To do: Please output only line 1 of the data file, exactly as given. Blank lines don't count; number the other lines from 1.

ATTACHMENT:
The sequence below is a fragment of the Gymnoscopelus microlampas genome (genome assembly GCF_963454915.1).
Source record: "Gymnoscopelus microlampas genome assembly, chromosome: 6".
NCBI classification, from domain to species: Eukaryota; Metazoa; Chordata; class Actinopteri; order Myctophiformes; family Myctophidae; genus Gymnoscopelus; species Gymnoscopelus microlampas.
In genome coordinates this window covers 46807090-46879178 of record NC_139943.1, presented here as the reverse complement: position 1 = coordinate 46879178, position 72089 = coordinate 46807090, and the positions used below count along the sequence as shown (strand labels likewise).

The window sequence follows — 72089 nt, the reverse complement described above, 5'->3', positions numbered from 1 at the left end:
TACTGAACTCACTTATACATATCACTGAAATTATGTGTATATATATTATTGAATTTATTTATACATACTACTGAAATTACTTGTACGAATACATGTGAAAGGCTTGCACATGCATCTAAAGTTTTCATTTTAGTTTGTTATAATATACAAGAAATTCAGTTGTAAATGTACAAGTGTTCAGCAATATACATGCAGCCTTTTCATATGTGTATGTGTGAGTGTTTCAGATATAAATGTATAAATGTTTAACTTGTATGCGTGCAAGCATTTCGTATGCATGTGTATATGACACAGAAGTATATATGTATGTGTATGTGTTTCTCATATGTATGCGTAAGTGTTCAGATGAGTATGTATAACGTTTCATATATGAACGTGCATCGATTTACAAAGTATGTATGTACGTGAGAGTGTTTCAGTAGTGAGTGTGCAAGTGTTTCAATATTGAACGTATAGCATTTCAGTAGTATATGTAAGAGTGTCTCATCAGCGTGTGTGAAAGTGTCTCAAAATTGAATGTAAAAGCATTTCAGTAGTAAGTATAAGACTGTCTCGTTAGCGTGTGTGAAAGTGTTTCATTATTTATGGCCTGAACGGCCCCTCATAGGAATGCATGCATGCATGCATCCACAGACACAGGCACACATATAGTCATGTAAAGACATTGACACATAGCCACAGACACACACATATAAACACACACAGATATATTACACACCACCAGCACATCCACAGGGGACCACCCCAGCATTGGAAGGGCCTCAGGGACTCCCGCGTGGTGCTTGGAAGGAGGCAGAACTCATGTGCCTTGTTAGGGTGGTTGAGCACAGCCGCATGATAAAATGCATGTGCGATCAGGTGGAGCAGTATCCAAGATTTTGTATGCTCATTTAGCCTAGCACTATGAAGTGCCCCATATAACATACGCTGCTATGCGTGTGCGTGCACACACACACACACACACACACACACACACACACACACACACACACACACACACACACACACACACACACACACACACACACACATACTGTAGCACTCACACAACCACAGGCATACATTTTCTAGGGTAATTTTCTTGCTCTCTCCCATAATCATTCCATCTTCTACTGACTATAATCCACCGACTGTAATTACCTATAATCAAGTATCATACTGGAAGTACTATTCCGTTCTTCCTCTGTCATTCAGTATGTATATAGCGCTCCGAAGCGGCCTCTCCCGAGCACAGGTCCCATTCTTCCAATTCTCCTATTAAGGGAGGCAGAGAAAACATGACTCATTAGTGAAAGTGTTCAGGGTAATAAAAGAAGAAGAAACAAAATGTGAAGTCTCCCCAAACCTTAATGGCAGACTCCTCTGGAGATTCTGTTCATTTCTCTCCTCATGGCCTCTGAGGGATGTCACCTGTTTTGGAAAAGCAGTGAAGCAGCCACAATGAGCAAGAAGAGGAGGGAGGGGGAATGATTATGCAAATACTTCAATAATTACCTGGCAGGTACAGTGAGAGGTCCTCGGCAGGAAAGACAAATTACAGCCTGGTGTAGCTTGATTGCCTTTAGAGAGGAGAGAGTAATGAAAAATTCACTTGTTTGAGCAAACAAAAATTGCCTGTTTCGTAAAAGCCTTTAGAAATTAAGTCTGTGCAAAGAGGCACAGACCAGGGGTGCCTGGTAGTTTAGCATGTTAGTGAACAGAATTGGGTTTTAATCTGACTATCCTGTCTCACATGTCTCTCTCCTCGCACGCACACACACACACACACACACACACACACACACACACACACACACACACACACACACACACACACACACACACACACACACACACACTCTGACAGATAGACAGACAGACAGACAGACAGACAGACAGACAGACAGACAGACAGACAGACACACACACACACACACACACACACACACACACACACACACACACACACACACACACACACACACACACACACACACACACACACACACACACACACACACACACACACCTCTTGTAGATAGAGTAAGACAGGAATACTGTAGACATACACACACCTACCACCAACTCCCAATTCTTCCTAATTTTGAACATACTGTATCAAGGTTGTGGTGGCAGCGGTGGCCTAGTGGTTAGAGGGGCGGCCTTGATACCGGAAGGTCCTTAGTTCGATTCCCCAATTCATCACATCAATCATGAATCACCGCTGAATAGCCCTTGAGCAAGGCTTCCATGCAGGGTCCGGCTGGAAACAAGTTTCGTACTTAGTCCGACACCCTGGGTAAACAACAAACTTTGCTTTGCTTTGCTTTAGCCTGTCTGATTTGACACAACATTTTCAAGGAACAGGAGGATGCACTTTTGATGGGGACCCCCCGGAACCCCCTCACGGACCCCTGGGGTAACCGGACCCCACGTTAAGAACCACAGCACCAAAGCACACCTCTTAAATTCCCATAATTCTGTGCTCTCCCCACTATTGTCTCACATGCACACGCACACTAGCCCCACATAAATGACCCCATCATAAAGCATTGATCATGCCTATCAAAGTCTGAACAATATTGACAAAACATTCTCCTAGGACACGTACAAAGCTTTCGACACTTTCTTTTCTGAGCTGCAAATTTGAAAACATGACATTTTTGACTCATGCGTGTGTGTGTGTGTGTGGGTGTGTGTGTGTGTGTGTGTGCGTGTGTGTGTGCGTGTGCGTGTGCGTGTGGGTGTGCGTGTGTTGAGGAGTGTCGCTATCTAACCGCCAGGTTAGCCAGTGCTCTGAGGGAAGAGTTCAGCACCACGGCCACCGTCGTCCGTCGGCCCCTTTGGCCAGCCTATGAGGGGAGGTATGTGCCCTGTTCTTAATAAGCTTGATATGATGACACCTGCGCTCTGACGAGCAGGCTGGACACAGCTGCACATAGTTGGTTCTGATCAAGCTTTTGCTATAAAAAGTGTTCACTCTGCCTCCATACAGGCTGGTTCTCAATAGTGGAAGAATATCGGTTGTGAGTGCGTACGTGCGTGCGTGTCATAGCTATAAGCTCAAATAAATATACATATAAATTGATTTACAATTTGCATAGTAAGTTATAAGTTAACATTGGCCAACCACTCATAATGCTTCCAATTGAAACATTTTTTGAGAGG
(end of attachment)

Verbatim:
The sequence below is a fragment of the Gymnoscopelus microlampas genome (genome assembly GCF_963454915.1).